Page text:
Instead of listening to an AAU coach or a personal workout guru or anyone else who passes themselves off as possessing insider knowledge, a request for information from NCAA Enforcement would have been the smart play. It would have yielded at least enough to know that major investigations were open and ongoing at those schools. The NCAA is infamously close-mouthed, but its role is not to withhold important information from recruits or steer them in the wrong direction.

If the coaches at the schools under investigation lied to recruits? Heaven help them. Whistling past the NCAA graveyard has been a useful strategy for the previous few years, but it also comes with an expiration date that is now close at hand.

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If coaches and administrators played the same duplicitous cards football coach Hugh Freeze, athletic director Ross Bjork and company played years ago at Mississippi, misleading recruits and the media about the nature of an NCAA inquiry, it should result in its own set of sanctions. (Lawsuits from the affected players included.)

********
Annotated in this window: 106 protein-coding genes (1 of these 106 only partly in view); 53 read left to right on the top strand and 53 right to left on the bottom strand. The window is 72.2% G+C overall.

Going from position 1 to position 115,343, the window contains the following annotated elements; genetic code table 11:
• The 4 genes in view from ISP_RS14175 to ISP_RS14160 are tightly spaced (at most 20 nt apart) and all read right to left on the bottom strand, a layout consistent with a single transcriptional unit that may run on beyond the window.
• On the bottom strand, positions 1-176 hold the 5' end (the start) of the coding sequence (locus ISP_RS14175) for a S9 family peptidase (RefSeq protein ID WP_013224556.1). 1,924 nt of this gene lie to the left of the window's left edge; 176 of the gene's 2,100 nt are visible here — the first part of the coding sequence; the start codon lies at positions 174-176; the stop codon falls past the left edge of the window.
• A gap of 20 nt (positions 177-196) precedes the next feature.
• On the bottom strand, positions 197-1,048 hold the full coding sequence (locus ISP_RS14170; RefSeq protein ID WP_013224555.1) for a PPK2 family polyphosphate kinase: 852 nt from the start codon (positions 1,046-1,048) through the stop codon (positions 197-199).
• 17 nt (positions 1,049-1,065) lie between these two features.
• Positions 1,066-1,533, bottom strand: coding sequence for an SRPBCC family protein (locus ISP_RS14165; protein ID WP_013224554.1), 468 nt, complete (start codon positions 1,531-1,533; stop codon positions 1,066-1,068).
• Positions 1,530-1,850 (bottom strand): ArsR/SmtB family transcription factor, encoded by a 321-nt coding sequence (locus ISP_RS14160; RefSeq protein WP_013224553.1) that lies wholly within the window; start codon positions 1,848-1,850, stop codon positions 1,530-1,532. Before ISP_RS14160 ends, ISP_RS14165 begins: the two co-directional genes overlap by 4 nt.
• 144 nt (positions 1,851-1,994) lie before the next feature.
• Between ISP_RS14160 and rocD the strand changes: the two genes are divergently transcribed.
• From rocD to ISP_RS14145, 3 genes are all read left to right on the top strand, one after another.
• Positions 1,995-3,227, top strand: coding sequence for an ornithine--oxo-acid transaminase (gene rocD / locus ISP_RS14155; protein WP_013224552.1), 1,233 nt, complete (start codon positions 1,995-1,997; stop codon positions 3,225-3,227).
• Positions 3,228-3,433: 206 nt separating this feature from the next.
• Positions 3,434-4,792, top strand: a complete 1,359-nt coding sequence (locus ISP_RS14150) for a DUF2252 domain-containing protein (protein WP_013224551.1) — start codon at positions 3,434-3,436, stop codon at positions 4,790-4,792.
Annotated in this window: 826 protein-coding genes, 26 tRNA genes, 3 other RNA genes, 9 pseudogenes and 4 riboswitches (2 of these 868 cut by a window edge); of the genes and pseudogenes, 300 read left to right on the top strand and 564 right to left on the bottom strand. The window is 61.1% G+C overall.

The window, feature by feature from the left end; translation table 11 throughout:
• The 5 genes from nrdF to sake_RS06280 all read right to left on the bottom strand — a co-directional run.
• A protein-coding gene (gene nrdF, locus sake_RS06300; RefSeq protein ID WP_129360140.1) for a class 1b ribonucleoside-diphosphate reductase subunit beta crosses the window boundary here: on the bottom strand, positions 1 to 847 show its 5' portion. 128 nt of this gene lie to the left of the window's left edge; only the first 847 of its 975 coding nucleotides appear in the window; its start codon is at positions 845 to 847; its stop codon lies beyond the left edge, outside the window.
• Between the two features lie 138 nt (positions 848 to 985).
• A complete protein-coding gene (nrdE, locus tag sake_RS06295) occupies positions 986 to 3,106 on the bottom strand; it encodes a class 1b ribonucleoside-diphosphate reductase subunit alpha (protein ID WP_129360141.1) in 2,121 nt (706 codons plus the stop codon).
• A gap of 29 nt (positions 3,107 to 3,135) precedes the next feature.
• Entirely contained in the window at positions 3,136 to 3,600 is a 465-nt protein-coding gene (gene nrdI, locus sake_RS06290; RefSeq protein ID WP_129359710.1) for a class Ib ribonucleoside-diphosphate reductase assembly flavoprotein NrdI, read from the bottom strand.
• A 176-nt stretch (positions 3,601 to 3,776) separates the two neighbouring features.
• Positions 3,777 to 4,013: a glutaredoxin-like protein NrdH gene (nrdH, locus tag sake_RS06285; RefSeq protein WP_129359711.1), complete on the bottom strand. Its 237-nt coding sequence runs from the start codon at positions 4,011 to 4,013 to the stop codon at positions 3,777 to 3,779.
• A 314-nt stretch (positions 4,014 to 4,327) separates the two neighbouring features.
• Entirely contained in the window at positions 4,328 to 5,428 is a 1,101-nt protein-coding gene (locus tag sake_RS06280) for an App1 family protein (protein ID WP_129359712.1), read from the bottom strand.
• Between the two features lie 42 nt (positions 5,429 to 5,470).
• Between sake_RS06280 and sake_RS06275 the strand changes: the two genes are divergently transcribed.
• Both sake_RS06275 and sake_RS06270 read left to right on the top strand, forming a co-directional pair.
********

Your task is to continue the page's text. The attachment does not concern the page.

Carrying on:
When attorney Thomas Mars dug into every open record he could get his hands on at Ole Miss, trying to find out who the school deceived and how, it led to a wave of transfers and automatic eligibility elsewhere for several Rebels. Today that’s no longer an obstacle, thanks to the eradication of the one-year residence rule for all transfers. But here’s what could be on the table for any of the above schools who lied to players on current rosters about the potential for sanctions: more sanctions. Try an NCAA lack of ethical conduct charge on for size, coaches and administrators, and see how it fits.